Drug-induced liver injury is an uncommon but important form of liver disease. When evaluating a patient for liver disease, drug-induced liver injury must always be considered as a possible cause of liver disease as it can be severe and even fatal. It can present in a pattern similar to acute hepatitis, biliary obstruction, chronic hepatitis, acute liver disease or fatty liver disease. Drug-induced liver injury is usually reversible, and the first step in its management is discontinuing the drug. However, drug-induced liver injury is a challenging form of liver disease because of the ever increasing number of drugs used in medical care. Hundreds of drugs have been implicated as the cause. Many of the herbal supplements, dietary supplements and other over the counter medications are often underreported. A lot of research in this field is being undertaken, and there is scope for more.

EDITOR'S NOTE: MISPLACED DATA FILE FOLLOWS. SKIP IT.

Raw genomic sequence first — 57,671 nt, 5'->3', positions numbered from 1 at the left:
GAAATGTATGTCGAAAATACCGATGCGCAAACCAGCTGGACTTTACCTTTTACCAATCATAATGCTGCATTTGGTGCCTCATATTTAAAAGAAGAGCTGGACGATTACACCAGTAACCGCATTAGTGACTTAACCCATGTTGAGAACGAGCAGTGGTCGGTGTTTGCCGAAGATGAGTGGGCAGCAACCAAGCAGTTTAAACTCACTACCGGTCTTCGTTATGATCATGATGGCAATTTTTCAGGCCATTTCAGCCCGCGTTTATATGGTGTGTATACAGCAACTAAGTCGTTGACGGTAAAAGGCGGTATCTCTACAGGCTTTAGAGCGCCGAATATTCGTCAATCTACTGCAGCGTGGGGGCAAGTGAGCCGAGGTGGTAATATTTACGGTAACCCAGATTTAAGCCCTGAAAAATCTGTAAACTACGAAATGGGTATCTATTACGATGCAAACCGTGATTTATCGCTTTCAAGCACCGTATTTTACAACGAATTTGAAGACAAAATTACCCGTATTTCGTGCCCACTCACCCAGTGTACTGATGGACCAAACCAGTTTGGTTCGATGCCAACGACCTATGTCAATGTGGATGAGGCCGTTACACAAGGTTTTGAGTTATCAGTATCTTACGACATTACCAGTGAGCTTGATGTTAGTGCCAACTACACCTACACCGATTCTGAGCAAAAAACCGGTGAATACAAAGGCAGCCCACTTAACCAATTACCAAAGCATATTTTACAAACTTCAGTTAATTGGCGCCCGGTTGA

Drug-induced liver injury can be prevented by educating patients by the clinician once starting them on hepatotoxic drugs and warning them about possible side effects. Clinical judgment on the part of clinician and balancing risks versus benefits when starting patients on drugs with the potential to be hepatotoxic are needed. The warnings about the possible presentations of drug-induced liver injury should be clearly stated on the medication. It also involves reporting drugs that are suspected to cause liver toxicity as well as regulatory bodies like FDA to take appropriate steps to withdraw the drugs from the market based on data. The National Institute of Diabetes and Digestive and Kidney Diseases of the National Institutes of Health has developed Drug-Induced Liver Injury Network, which constitutes 6 university hospitals working to collect and analyze data. (Level V)